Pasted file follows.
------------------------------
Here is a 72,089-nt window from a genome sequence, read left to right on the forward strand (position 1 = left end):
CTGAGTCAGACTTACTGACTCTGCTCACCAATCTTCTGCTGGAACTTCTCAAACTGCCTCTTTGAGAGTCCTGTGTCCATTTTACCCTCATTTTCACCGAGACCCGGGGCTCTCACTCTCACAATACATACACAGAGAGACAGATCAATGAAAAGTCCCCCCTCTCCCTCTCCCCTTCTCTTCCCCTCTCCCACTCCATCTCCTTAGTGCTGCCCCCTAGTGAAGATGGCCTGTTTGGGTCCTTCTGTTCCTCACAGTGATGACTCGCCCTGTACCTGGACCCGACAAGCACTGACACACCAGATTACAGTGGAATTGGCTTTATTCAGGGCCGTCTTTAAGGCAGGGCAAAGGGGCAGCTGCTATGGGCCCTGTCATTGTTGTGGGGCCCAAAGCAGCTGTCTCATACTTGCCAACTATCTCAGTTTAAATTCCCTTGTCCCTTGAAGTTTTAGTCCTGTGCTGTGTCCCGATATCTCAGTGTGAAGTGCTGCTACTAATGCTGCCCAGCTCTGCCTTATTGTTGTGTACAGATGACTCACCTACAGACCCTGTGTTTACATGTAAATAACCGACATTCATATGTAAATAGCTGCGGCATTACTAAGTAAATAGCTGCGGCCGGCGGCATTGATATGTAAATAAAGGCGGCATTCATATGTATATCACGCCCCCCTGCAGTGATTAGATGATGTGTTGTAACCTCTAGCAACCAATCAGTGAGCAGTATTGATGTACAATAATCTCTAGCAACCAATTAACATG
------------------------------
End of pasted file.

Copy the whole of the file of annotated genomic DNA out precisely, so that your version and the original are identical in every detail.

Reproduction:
Here is a 72,089-nt window from a genome sequence, read left to right on the forward strand (position 1 = left end):
CTGAGTCAGACTTACTGACTCTGCTCACCAATCTTCTGCTGGAACTTCTCAAACTGCCTCTTTGAGAGTCCTGTGTCCATTTTACCCTCATTTTCACCGAGACCCGGGGCTCTCACTCTCACAATACATACACAGAGAGACAGATCAATGAAAAGTCCCCCCTCTCCCTCTCCCCTTCTCTTCCCCTCTCCCACTCCATCTCCTTAGTGCTGCCCCCTAGTGAAGATGGCCTGTTTGGGTCCTTCTGTTCCTCACAGTGATGACTCGCCCTGTACCTGGACCCGACAAGCACTGACACACCAGATTACAGTGGAATTGGCTTTATTCAGGGCCGTCTTTAAGGCAGGGCAAAGGGGCAGCTGCTATGGGCCCTGTCATTGTTGTGGGGCCCAAAGCAGCTGTCTCATACTTGCCAACTATCTCAGTTTAAATTCCCTTGTCCCTTGAAGTTTTAGTCCTGTGCTGTGTCCCGATATCTCAGTGTGAAGTGCTGCTACTAATGCTGCCCAGCTCTGCCTTATTGTTGTGTACAGATGACTCACCTACAGACCCTGTGTTTACATGTAAATAACCGACATTCATATGTAAATAGCTGCGGCATTACTAAGTAAATAGCTGCGGCCGGCGGCATTGATATGTAAATAAAGGCGGCATTCATATGTATATCACGCCCCCCTGCAGTGATTAGATGATGTGTTGTAACCTCTAGCAACCAATCAGTGAGCAGTATTGATGTACAATAATCTCTAGCAACCAATTAACATG